Email a friend
  • To include more than one recipient, please separate each email address with a semi-colon ';', to a maximum of 5

  • By submitting this article to a friend we reserve the right to contact them regarding AMM subscriptions. Please ensure you have their consent before giving us their details.

Challenges for Turkish steel

Jun 01, 2018 | 08:00 AM |

The Turkish steel industry had quite a positive year in 2017, but 2018 started with several challenges, including the US Section 232 trade investigation, a sharp decline in the country’s local currency, a trade investigation from Europe and the surprise of early elections.While Turkish steel output has been increasing in 2018, the market worries about the loss of export markets persist.


Turkish rebar and billet markets have been heavily affected so far this year by political and economic problems within and around the country, in addition to the Section 232 tariffs against Turkish exports into the US.

Many of the internal political issues in Turkey caused sharp decreases of the Turkish lira against the US dollar, which constantly increased raw material costs for the mills selling finished steel into local markets in lira but buying scrap and billet in dollars.

The major issues that caused the lira to weaken were the state of emergency declared in 2016, off-border operations in Syria, and the decision to run elections early.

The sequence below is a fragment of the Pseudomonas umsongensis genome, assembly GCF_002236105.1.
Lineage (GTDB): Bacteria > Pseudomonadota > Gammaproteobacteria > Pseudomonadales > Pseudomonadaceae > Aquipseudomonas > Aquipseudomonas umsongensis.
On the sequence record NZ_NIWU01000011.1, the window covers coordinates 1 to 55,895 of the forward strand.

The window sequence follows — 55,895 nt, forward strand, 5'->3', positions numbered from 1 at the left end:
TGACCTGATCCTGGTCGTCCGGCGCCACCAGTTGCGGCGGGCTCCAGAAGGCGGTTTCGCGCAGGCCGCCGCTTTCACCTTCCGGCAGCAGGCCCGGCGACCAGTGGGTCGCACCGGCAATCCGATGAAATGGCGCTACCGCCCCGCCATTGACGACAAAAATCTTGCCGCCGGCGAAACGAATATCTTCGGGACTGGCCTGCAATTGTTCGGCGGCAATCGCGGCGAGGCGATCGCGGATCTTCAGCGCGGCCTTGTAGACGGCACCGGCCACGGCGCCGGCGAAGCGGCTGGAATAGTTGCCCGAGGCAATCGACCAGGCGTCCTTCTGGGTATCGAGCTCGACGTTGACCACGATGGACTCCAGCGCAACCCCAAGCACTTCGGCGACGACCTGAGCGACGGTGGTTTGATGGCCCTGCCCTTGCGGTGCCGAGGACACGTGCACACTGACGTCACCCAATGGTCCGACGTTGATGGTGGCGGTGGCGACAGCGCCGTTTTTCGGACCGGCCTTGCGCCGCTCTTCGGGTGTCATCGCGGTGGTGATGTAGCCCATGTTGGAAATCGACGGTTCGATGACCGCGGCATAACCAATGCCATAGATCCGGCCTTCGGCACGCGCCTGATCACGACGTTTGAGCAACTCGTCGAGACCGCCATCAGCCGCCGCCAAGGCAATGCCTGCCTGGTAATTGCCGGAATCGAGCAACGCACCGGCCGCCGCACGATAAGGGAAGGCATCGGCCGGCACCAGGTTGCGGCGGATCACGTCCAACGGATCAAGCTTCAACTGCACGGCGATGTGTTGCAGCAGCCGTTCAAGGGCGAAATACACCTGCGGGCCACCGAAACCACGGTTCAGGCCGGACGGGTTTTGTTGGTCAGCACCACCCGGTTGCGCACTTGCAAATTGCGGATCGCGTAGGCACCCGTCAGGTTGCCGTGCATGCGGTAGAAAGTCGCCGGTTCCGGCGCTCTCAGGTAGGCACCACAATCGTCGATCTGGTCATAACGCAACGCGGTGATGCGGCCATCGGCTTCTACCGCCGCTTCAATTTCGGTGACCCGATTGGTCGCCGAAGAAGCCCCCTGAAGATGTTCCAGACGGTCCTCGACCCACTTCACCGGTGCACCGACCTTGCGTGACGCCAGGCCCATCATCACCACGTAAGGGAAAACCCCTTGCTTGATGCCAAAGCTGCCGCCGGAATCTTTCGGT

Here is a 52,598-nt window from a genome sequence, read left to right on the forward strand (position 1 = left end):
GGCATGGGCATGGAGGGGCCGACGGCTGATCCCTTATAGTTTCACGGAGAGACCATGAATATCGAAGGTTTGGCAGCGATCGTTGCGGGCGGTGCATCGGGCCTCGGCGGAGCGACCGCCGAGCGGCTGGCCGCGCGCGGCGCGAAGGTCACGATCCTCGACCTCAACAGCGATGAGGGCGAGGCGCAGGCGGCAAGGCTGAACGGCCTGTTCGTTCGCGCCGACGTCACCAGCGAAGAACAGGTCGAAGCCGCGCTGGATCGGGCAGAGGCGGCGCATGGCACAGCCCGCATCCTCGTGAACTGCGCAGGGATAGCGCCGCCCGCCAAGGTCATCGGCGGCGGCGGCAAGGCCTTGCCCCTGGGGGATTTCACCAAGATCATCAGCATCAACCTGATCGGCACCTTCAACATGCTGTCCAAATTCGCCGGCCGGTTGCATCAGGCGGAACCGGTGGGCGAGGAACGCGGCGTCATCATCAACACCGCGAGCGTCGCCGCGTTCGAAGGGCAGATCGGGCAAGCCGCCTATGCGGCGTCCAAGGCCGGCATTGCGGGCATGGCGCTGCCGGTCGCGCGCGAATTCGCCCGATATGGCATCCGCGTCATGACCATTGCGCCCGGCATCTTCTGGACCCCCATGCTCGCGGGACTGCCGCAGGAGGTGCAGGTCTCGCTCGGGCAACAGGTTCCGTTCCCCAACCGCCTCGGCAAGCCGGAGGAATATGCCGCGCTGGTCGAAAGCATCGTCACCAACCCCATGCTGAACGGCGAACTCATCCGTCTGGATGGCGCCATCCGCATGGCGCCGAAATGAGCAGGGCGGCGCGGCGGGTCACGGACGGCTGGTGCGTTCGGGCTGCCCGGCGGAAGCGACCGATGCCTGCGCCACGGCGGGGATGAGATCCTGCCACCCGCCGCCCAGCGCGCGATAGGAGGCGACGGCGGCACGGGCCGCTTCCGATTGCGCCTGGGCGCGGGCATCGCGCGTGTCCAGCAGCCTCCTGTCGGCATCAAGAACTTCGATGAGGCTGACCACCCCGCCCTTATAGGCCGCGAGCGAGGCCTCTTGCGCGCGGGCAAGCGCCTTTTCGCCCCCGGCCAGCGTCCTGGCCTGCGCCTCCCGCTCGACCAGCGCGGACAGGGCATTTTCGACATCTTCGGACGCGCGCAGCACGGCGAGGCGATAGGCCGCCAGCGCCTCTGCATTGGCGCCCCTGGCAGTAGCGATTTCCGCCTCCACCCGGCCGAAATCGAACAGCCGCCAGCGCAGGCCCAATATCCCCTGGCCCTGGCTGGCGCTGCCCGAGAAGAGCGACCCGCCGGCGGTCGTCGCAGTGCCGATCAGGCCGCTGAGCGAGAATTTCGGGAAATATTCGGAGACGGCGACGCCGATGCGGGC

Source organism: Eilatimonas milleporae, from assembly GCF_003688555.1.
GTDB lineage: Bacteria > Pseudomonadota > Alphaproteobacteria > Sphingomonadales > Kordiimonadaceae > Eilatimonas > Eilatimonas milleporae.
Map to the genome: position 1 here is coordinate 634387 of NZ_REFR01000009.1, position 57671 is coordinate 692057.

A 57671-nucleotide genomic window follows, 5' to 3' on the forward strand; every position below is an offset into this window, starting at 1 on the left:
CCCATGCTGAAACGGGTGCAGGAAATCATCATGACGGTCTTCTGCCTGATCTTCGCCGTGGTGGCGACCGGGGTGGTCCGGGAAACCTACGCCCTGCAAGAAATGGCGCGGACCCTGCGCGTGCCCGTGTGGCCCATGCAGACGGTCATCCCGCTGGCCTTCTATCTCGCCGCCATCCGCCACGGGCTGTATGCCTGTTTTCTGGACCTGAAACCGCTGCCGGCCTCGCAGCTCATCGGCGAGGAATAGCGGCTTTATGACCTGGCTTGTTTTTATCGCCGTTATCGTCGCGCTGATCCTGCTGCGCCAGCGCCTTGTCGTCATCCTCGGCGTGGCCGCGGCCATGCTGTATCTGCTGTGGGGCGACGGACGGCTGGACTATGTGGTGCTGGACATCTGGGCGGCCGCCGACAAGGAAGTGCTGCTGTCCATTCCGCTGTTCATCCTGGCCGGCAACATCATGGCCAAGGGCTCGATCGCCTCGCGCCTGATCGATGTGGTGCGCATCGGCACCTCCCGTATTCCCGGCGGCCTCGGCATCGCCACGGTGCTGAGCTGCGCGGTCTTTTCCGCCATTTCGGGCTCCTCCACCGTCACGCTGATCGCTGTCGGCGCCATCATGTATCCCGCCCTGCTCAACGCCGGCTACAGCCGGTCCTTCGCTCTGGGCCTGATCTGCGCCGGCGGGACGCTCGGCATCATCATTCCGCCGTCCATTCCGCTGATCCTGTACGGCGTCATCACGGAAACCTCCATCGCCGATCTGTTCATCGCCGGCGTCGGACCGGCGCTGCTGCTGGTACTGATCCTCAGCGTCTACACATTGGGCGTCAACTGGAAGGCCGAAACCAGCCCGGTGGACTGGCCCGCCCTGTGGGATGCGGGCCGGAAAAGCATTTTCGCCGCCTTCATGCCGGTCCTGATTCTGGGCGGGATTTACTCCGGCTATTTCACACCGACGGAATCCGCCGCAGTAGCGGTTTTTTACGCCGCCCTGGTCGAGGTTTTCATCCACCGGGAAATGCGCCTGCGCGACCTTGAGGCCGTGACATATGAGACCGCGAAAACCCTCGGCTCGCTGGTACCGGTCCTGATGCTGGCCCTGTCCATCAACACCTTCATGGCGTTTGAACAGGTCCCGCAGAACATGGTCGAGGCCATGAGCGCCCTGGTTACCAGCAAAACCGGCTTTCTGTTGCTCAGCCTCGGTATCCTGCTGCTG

On July 15, 2016, some members of the Turkish army attempted a military coup but failed to take control of the country’s government. Following this attempt, the Turkish government declared a state of emergency, which is still in force.

Market participants have been surprised by the decision to run early elections, announced on April 18. The ruling Justice and Development Party and the Nationalist Movement Party have agreed to hold parliamentary and presidential elections on June 24, 2018, which is 17 months earlier than the scheduled date.

Following these political issues, which has been taking place since the beginning of the year, the lira constantly lost weight. The currency was trading at TRY1 to $0.2630 on January 1, and had fallen to TRY1 to $0.2222 by May 21.

As mills’ raw material costs increased, local rebar and wire rod prices have also increased persistently since the beginning of the year. Domestic rebar prices in Turkey were around TRY2,200 ($490) per tonne ex-works levels, including 18% VAT, at the beginning of the year, which reached to around TRY3,000 ($669) per tonne in late May. Increasing long steel prices started to impact the construction sector in the country and Turkey’s ministry of economy first reduced the import tax on rebar and then completely removed it.

The ministry of economy had decreased the country’s import duty on rebar to 10%, from a previous 30%, with immediate effect in July 2017. The ministry subsequently removed the country’s import duty on January 1.

The Turkish Steel Exporters’ Association (ÇIB) did not expect the removal of the duty to result in a fall in steel prices in 2018, however. Rather, it expected prices to continue to rise due to increasing raw material costs. “Increasing electrode, ferro-alloys, refractories, scrap and